Game Development Reference
will do the minimum of both needed to get us to the point where we can begin
testing as we go.
Our graphical squares will be square buttons that have been adapted to our
needs. We need our squares to know their subscript. We do this because we will
split the graphical elements apart from the state data that drives them. The state
data is going to be copied and passed around and analyzed. We only need one
graphical board. People play Chess with one board in front of them and many
boards in their head; our code follows this pattern as well. Add a class to the
project and name it FaHButton.vb. Add the following code to the class:
'Just a button, but we would love to know our subscript in the array
'so that we can tell others when we take events.
Private MySubscript As Integer
'When we drag/drop, we will have a hound number or -1 for fox.
Protected HoundNumber As Integer
That last bit is for later, when we will implement player moves using drag and
drop. The rest of the code makes our class act just like a regular button except in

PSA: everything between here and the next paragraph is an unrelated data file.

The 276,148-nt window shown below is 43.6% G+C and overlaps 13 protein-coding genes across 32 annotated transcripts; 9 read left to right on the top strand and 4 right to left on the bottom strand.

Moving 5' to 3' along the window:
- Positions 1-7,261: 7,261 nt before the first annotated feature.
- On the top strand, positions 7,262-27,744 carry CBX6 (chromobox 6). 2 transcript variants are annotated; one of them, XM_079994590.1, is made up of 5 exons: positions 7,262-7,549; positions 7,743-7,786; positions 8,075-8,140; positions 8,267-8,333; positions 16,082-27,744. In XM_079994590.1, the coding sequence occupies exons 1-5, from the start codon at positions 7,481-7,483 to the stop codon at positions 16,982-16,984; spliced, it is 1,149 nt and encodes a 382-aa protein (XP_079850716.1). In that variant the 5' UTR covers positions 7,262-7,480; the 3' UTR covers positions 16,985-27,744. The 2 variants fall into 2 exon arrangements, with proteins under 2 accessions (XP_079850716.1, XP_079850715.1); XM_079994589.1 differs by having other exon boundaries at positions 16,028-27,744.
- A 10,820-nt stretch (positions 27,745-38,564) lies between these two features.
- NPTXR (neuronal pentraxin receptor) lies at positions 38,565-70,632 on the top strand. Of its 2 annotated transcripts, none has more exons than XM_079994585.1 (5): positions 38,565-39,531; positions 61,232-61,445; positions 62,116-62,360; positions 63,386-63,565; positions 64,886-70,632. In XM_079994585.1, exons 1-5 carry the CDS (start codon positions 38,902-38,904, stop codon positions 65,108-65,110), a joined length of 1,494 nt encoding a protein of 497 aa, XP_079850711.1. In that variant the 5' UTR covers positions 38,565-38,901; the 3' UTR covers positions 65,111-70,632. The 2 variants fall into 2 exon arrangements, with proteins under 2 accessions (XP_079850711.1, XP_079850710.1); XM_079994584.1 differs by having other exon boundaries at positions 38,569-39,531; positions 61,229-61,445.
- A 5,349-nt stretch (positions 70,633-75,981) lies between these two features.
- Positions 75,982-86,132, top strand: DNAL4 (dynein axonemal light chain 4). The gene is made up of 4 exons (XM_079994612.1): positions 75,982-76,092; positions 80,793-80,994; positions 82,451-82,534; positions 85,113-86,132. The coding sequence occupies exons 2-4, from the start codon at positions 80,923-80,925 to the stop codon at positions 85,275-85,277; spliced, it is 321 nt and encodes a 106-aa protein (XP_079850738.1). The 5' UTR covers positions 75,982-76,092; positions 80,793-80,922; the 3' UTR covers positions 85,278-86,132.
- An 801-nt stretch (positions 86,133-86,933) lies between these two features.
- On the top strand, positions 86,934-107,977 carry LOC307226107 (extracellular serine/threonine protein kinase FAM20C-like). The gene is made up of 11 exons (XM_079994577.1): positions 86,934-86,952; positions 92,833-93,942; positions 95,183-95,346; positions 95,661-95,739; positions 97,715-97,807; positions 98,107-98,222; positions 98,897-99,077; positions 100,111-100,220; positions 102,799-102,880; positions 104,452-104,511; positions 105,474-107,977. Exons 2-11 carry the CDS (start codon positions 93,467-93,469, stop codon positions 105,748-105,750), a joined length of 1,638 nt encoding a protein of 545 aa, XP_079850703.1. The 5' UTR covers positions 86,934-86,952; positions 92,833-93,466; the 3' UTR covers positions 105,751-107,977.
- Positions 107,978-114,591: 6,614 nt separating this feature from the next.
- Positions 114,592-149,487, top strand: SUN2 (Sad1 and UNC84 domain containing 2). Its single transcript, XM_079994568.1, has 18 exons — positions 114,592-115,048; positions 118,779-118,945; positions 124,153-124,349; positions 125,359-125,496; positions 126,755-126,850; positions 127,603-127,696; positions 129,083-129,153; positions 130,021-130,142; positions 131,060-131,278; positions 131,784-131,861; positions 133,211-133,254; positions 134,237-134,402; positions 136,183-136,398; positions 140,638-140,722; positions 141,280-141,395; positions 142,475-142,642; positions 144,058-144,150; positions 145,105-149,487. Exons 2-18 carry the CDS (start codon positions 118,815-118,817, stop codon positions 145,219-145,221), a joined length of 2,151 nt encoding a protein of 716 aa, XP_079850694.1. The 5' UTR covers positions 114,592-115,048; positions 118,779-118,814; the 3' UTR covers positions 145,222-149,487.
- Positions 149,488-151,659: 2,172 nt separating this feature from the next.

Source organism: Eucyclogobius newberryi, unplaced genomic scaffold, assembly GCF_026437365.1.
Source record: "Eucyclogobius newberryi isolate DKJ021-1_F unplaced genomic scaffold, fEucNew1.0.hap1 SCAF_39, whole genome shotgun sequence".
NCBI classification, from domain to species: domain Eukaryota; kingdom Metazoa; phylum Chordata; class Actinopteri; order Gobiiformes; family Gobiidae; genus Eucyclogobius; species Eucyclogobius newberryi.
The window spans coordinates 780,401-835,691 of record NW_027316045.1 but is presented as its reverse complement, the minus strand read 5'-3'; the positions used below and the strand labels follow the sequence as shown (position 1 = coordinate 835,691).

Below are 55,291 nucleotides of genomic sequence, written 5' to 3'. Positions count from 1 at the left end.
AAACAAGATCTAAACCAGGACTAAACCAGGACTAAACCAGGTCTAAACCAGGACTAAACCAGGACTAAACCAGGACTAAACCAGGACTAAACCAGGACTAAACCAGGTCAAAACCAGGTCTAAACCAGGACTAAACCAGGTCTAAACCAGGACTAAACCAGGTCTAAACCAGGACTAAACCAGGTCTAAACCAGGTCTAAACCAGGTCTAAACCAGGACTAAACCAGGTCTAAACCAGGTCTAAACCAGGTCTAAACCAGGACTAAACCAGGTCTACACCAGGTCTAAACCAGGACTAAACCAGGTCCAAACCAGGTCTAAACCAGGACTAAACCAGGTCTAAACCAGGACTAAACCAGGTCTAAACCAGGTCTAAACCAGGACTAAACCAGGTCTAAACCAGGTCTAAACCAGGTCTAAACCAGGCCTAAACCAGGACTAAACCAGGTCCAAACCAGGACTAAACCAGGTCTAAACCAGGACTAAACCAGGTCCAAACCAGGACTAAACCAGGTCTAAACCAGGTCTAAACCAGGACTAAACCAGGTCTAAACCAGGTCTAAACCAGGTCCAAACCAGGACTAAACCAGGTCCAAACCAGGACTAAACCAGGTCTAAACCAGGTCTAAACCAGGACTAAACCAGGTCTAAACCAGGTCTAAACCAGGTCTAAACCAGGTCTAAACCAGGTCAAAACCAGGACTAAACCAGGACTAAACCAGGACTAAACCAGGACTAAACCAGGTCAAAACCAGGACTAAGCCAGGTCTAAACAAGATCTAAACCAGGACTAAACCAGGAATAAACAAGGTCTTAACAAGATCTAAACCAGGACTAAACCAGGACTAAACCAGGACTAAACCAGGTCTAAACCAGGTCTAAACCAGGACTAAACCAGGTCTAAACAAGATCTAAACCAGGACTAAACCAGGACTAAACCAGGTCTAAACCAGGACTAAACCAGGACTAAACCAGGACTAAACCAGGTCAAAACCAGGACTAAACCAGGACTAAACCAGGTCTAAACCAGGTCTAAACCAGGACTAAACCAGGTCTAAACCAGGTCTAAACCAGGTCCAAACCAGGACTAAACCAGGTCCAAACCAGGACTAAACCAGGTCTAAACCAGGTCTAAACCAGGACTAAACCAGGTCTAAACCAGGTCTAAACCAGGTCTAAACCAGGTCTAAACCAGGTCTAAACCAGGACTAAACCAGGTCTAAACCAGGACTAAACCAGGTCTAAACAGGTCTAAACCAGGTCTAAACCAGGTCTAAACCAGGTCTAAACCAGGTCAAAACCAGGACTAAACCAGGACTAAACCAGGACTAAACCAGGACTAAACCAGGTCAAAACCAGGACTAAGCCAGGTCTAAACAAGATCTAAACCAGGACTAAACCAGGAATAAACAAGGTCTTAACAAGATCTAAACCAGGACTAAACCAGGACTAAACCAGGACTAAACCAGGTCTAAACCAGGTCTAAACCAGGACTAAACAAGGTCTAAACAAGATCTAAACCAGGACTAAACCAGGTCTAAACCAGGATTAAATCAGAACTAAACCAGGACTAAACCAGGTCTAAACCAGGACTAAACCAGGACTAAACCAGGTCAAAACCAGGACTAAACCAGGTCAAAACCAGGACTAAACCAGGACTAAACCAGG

the ways that we extend it. One way we do that is that our class will keep around a
subscript value. We want to make that value available to outside code, but we
never want it to change. Add the following code to do that:
Public ReadOnly Property Subscript() As Integer
This is the simplest possible property method; it returns our private value and
provides no way for outside code to change that value. We need a way to set it in
the first place, and we will do that when the class is created. Add the following
code to the class:
'We need a subscript value when we are created.
Public Sub New(ByVal ss As Integer)
MySubscript = ss